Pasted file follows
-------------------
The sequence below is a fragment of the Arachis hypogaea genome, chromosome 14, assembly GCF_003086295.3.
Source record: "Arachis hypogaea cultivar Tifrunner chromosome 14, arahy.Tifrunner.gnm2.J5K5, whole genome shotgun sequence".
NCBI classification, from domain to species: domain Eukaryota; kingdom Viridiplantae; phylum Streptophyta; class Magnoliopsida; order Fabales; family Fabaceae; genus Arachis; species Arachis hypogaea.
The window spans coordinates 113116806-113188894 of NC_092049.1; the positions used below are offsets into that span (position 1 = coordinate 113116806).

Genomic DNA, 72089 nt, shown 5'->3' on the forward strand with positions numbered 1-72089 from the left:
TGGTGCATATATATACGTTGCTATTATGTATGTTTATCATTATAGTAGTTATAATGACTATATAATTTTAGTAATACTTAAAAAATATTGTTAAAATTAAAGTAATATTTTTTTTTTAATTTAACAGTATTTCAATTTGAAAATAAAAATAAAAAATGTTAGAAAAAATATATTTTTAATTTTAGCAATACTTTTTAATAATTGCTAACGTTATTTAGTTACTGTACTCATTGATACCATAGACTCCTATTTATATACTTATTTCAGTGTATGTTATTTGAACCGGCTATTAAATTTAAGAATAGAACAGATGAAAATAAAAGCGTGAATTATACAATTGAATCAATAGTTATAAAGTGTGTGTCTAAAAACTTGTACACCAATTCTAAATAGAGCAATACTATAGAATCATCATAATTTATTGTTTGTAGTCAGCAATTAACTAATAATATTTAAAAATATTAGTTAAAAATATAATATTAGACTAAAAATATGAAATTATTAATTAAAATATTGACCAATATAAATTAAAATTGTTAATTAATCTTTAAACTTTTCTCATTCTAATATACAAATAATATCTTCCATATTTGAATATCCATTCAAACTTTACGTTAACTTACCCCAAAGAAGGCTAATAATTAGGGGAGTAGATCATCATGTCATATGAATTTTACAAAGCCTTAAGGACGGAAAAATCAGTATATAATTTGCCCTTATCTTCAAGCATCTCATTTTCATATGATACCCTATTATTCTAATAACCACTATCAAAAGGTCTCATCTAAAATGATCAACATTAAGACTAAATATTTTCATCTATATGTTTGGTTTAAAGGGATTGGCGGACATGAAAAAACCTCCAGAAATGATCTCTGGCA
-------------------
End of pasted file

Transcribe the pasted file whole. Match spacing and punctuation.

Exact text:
The sequence below is a fragment of the Arachis hypogaea genome, chromosome 14, assembly GCF_003086295.3.
Source record: "Arachis hypogaea cultivar Tifrunner chromosome 14, arahy.Tifrunner.gnm2.J5K5, whole genome shotgun sequence".
NCBI classification, from domain to species: domain Eukaryota; kingdom Viridiplantae; phylum Streptophyta; class Magnoliopsida; order Fabales; family Fabaceae; genus Arachis; species Arachis hypogaea.
The window spans coordinates 113116806-113188894 of NC_092049.1; the positions used below are offsets into that span (position 1 = coordinate 113116806).

Genomic DNA, 72089 nt, shown 5'->3' on the forward strand with positions numbered 1-72089 from the left:
TGGTGCATATATATACGTTGCTATTATGTATGTTTATCATTATAGTAGTTATAATGACTATATAATTTTAGTAATACTTAAAAAATATTGTTAAAATTAAAGTAATATTTTTTTTTTAATTTAACAGTATTTCAATTTGAAAATAAAAATAAAAAATGTTAGAAAAAATATATTTTTAATTTTAGCAATACTTTTTAATAATTGCTAACGTTATTTAGTTACTGTACTCATTGATACCATAGACTCCTATTTATATACTTATTTCAGTGTATGTTATTTGAACCGGCTATTAAATTTAAGAATAGAACAGATGAAAATAAAAGCGTGAATTATACAATTGAATCAATAGTTATAAAGTGTGTGTCTAAAAACTTGTACACCAATTCTAAATAGAGCAATACTATAGAATCATCATAATTTATTGTTTGTAGTCAGCAATTAACTAATAATATTTAAAAATATTAGTTAAAAATATAATATTAGACTAAAAATATGAAATTATTAATTAAAATATTGACCAATATAAATTAAAATTGTTAATTAATCTTTAAACTTTTCTCATTCTAATATACAAATAATATCTTCCATATTTGAATATCCATTCAAACTTTACGTTAACTTACCCCAAAGAAGGCTAATAATTAGGGGAGTAGATCATCATGTCATATGAATTTTACAAAGCCTTAAGGACGGAAAAATCAGTATATAATTTGCCCTTATCTTCAAGCATCTCATTTTCATATGATACCCTATTATTCTAATAACCACTATCAAAAGGTCTCATCTAAAATGATCAACATTAAGACTAAATATTTTCATCTATATGTTTGGTTTAAAGGGATTGGCGGACATGAAAAAACCTCCAGAAATGATCTCTGGCA